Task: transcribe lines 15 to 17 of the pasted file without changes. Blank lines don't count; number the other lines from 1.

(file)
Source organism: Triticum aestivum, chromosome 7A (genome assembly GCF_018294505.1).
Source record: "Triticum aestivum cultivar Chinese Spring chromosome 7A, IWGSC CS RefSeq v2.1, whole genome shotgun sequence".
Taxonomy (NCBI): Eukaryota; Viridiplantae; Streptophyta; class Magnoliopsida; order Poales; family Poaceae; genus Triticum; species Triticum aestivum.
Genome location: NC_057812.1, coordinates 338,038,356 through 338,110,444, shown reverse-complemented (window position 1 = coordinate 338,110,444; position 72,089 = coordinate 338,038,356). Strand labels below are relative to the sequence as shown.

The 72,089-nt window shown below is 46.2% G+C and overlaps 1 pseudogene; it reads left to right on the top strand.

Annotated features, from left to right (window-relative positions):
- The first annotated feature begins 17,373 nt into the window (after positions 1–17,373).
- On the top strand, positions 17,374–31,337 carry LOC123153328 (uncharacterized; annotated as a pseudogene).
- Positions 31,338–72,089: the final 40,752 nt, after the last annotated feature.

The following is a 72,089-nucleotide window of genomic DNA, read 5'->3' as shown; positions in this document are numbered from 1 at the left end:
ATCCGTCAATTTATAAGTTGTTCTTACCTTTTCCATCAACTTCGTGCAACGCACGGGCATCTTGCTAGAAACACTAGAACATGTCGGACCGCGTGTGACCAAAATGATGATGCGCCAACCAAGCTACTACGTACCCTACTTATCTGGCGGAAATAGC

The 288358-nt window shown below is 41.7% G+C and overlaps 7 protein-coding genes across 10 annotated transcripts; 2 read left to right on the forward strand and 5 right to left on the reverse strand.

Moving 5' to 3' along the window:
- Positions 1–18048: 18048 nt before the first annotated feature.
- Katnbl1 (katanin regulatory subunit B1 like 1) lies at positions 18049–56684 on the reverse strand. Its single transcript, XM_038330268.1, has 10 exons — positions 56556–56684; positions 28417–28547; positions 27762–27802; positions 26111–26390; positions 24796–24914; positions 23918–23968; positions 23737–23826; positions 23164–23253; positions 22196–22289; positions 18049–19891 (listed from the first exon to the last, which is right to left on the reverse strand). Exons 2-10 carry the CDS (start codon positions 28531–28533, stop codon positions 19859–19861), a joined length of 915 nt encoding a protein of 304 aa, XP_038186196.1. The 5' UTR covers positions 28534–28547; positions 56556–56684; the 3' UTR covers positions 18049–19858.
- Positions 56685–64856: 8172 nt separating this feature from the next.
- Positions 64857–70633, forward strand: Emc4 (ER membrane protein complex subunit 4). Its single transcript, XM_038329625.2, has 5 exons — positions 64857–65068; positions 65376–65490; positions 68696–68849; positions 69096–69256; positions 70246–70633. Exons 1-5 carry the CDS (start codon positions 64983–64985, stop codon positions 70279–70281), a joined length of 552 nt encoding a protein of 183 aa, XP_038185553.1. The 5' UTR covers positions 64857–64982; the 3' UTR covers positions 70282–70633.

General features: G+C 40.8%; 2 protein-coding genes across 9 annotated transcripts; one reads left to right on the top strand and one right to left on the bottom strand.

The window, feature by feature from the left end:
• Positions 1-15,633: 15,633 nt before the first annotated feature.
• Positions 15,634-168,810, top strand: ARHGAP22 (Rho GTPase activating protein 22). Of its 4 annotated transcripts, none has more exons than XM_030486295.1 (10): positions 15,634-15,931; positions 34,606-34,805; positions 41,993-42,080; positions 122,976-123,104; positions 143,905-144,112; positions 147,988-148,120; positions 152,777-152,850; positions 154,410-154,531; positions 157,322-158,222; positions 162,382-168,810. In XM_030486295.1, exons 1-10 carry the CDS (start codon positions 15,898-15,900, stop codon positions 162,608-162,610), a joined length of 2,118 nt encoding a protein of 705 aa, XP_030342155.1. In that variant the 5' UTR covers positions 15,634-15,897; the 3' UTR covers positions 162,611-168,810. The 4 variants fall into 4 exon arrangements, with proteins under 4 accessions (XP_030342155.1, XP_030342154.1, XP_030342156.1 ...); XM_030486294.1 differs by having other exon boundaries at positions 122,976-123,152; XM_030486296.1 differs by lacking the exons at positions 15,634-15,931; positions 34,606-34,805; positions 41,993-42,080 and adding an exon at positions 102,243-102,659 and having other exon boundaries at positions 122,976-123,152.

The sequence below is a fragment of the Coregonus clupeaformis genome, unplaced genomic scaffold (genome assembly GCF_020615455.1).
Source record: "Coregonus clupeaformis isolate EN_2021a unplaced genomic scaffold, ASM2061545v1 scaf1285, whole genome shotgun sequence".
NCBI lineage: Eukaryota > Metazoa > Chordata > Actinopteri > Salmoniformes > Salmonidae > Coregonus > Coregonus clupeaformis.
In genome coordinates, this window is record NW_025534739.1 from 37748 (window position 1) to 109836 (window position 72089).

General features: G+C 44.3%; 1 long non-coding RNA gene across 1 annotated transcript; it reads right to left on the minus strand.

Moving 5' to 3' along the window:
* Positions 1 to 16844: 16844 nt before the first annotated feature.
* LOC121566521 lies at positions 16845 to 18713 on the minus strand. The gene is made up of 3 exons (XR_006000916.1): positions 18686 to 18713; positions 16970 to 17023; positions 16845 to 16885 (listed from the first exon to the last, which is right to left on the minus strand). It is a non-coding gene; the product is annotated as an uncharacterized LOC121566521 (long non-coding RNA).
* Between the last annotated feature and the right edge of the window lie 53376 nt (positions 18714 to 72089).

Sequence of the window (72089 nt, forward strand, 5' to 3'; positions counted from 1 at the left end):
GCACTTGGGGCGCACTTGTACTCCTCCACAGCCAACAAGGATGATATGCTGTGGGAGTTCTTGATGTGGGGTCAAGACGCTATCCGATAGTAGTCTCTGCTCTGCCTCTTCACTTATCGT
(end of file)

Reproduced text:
- Katnbl1 (katanin regulatory subunit B1 like 1) lies at positions 18049–56684 on the reverse strand. Its single transcript, XM_038330268.1, has 10 exons — positions 56556–56684; positions 28417–28547; positions 27762–27802; positions 26111–26390; positions 24796–24914; positions 23918–23968; positions 23737–23826; positions 23164–23253; positions 22196–22289; positions 18049–19891 (listed from the first exon to the last, which is right to left on the reverse strand). Exons 2-10 carry the CDS (start codon positions 28531–28533, stop codon positions 19859–19861), a joined length of 915 nt encoding a protein of 304 aa, XP_038186196.1. The 5' UTR covers positions 28534–28547; positions 56556–56684; the 3' UTR covers positions 18049–19858.
- Positions 56685–64856: 8172 nt separating this feature from the next.
- Positions 64857–70633, forward strand: Emc4 (ER membrane protein complex subunit 4). Its single transcript, XM_038329625.2, has 5 exons — positions 64857–65068; positions 65376–65490; positions 68696–68849; positions 69096–69256; positions 70246–70633. Exons 1-5 carry the CDS (start codon positions 64983–64985, stop codon positions 70279–70281), a joined length of 552 nt encoding a protein of 183 aa, XP_038185553.1. The 5' UTR covers positions 64857–64982; the 3' UTR covers positions 70282–70633.